Pulmonary Sarcoidosis

Pulmonary Sarcoidosis

Illustration of  the anatomy of the respiratory system, adult
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What is sarcoidosis?

Sarcoidosis is a rare disease that results from inflammation. Currently, the cause is unknown. It usually develops between 20 and 40 years of age. Almost 90 percent of the cases of sarcoidosis are found in the lungs and lymph nodes, but it can occur in almost any organ. It causes small lumps, or granulomas, which generally heal and disappear on their own. However, for those granulomas that do not heal, the tissue can remain inflamed and become scarred, or fibrotic.

Pulmonary sarcoidosis can develop into pulmonary fibrosis, which distorts the structure of the lungs and can interfere with breathing. Bronchiectasis, a lung disease in which pockets form in the air tubes of the lung and become sites for infection, can also occur.

What are the symptoms of sarcoidosis?

Most sarcoidosis patients do not have symptoms and probably are unaware they have the disease. Pulmonary sarcoidosis can cause loss of lung volume (the amount of air the lungs can hold) and abnormal lung stiffness.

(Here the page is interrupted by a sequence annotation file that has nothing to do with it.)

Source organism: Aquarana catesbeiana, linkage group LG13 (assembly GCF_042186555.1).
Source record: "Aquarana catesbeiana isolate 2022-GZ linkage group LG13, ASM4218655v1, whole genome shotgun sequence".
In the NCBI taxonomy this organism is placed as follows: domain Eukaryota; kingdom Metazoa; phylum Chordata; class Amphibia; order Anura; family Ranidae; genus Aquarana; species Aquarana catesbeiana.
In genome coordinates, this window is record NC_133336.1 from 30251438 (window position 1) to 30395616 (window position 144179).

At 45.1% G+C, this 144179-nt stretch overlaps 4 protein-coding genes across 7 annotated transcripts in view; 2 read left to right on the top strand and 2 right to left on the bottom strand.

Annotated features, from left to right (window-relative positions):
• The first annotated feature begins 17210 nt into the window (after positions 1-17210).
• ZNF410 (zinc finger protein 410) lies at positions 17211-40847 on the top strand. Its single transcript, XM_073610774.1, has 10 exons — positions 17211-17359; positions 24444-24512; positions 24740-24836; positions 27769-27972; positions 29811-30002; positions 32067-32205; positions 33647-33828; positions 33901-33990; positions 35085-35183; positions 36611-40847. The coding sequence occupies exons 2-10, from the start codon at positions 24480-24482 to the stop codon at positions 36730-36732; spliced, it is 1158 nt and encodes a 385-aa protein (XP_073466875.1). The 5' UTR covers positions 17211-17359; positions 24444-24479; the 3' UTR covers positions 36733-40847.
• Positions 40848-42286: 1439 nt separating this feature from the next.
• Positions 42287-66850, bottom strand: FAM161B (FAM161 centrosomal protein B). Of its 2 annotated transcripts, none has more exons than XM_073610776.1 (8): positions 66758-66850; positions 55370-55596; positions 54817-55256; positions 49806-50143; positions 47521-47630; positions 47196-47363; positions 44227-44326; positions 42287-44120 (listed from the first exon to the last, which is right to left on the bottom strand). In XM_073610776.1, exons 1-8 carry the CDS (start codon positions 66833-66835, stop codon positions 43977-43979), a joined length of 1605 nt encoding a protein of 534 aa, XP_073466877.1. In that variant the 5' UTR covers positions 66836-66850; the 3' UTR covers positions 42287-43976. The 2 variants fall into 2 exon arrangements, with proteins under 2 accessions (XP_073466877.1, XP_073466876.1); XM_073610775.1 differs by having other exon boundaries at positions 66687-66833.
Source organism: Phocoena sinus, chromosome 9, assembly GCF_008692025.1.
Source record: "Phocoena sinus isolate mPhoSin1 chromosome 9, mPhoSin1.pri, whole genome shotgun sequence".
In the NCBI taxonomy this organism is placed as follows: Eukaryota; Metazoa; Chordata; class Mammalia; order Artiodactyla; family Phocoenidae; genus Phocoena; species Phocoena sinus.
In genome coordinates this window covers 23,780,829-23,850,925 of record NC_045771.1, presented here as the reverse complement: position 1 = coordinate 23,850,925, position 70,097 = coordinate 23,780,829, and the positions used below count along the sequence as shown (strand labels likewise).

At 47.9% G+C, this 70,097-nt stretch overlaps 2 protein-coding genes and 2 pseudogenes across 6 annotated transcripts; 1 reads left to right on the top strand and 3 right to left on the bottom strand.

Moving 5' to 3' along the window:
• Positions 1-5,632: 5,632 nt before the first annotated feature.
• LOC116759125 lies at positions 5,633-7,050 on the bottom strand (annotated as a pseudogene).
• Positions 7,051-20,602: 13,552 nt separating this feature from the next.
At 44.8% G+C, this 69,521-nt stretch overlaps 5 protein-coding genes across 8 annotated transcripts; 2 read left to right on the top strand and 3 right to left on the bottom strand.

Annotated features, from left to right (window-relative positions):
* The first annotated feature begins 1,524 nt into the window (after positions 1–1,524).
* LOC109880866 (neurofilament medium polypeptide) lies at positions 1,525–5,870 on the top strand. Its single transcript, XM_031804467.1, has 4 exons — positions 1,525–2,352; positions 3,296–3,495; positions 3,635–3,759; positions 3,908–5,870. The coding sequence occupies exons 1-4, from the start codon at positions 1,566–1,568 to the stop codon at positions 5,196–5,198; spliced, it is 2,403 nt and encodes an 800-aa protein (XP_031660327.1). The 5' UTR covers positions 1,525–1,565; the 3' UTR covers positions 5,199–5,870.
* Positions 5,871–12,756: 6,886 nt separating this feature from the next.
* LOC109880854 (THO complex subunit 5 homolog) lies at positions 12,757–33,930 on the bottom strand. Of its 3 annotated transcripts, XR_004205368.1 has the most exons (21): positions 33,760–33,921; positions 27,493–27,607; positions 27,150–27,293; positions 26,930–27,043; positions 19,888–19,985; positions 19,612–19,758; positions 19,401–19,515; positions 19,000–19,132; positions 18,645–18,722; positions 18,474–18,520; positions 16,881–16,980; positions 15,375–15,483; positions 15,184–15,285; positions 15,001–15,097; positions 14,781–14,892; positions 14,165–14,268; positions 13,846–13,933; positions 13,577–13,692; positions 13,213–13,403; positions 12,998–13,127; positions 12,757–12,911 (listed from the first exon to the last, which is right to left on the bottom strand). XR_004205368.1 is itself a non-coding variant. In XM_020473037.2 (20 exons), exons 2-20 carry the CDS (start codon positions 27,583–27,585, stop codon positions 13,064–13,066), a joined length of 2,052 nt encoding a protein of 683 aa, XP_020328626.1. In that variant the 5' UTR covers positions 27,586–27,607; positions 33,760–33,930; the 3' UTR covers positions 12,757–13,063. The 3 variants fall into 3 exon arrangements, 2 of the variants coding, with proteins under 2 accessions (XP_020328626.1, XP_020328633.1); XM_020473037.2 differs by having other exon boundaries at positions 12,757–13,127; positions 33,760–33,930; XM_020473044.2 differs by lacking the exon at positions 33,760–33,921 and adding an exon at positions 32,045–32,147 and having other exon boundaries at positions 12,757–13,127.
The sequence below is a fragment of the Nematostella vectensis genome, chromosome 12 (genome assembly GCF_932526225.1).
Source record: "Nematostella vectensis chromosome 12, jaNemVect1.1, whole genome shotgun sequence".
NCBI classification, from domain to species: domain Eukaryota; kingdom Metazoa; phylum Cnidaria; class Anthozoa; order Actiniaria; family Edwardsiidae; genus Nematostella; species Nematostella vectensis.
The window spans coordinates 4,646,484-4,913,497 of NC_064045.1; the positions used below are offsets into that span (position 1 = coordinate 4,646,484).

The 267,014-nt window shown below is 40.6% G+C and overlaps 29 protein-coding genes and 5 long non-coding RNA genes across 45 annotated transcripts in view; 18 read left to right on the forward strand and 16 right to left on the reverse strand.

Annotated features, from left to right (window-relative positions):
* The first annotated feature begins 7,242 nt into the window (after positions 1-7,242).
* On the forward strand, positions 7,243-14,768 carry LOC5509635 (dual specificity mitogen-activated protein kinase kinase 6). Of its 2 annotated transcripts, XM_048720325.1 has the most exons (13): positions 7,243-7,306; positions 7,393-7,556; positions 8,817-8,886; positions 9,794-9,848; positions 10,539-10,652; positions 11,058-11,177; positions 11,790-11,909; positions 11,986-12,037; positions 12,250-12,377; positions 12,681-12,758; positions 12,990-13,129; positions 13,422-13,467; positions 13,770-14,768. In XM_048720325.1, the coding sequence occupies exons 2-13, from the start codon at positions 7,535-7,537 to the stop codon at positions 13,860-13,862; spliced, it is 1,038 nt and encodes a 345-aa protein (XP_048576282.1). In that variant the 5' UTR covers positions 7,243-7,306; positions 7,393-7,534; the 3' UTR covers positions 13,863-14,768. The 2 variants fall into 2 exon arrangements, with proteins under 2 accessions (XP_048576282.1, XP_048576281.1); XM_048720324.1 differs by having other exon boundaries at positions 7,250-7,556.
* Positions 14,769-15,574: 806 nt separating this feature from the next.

The following are the most common symptoms for sarcoidosis. However, each individual may experience symptoms differently. Symptoms may include:

The symptoms of sarcoidosis may resemble other conditions or medical problems. Consult your doctor for a diagnosis.

Who is at risk for sarcoidosis?

Sarcoidosis occurs in all races and both genders, but the most susceptible populations seem to be of African-American, Scandinavian, or Asian origin.

Diagnosis of sarcoidosis

In addition to a complete medical history and physical examination, diagnostic procedures may include:

Sarcoidosis is usually diagnosed by elimination. That is, other lung disorders that have similar symptoms are progressively eliminated, leading to a diagnosis of sarcoidosis.

Treatment for sarcoidosis

Specific treatment will be determined by your doctor based on:

Different treatments work better for different people. Sometimes more than one treatment is used, and in many cases, no treatment is needed. Most medications used to treat sarcoidosis suppress the immune system.

Treatment may include the use of corticosteroids, such as prednisone. Other medicines, such as methotrexate, may be used if corticosteroids do not work, you wish to avoid side effects of corticosteroids, or your sarcoidosis gets worse.

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